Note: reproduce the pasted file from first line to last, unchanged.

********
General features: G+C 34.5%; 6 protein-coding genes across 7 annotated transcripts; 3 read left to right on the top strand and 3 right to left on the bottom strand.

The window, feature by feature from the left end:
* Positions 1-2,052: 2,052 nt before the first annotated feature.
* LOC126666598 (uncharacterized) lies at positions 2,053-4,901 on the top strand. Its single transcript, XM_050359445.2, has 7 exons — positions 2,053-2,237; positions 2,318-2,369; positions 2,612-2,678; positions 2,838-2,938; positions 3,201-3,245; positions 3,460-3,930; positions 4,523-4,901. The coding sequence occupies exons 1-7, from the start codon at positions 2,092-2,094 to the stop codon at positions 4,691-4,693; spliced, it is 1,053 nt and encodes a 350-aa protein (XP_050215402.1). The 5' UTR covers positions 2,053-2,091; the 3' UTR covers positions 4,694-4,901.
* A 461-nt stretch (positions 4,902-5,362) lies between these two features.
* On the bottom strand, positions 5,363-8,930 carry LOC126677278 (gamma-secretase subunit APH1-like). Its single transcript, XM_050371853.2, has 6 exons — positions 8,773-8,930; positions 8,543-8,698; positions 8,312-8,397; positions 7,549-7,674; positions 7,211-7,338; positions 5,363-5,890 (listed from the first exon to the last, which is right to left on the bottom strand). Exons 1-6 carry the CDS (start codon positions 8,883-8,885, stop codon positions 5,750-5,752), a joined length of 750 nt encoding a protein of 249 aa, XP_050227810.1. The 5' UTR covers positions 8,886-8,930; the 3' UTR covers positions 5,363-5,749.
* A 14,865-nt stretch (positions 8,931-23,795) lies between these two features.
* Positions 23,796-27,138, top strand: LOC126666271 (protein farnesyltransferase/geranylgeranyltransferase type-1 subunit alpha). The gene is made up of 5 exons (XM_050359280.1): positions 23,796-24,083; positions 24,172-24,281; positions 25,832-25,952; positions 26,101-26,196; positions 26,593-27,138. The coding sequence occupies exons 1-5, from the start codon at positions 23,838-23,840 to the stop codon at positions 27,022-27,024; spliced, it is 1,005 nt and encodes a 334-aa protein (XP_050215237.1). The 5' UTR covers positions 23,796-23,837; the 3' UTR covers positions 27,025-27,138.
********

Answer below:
General features: G+C 34.5%; 6 protein-coding genes across 7 annotated transcripts; 3 read left to right on the top strand and 3 right to left on the bottom strand.

The window, feature by feature from the left end:
* Positions 1-2,052: 2,052 nt before the first annotated feature.
* LOC126666598 (uncharacterized) lies at positions 2,053-4,901 on the top strand. Its single transcript, XM_050359445.2, has 7 exons — positions 2,053-2,237; positions 2,318-2,369; positions 2,612-2,678; positions 2,838-2,938; positions 3,201-3,245; positions 3,460-3,930; positions 4,523-4,901. The coding sequence occupies exons 1-7, from the start codon at positions 2,092-2,094 to the stop codon at positions 4,691-4,693; spliced, it is 1,053 nt and encodes a 350-aa protein (XP_050215402.1). The 5' UTR covers positions 2,053-2,091; the 3' UTR covers positions 4,694-4,901.
* A 461-nt stretch (positions 4,902-5,362) lies between these two features.
* On the bottom strand, positions 5,363-8,930 carry LOC126677278 (gamma-secretase subunit APH1-like). Its single transcript, XM_050371853.2, has 6 exons — positions 8,773-8,930; positions 8,543-8,698; positions 8,312-8,397; positions 7,549-7,674; positions 7,211-7,338; positions 5,363-5,890 (listed from the first exon to the last, which is right to left on the bottom strand). Exons 1-6 carry the CDS (start codon positions 8,883-8,885, stop codon positions 5,750-5,752), a joined length of 750 nt encoding a protein of 249 aa, XP_050227810.1. The 5' UTR covers positions 8,886-8,930; the 3' UTR covers positions 5,363-5,749.
* A 14,865-nt stretch (positions 8,931-23,795) lies between these two features.
* Positions 23,796-27,138, top strand: LOC126666271 (protein farnesyltransferase/geranylgeranyltransferase type-1 subunit alpha). The gene is made up of 5 exons (XM_050359280.1): positions 23,796-24,083; positions 24,172-24,281; positions 25,832-25,952; positions 26,101-26,196; positions 26,593-27,138. The coding sequence occupies exons 1-5, from the start codon at positions 23,838-23,840 to the stop codon at positions 27,022-27,024; spliced, it is 1,005 nt and encodes a 334-aa protein (XP_050215237.1). The 5' UTR covers positions 23,796-23,837; the 3' UTR covers positions 27,025-27,138.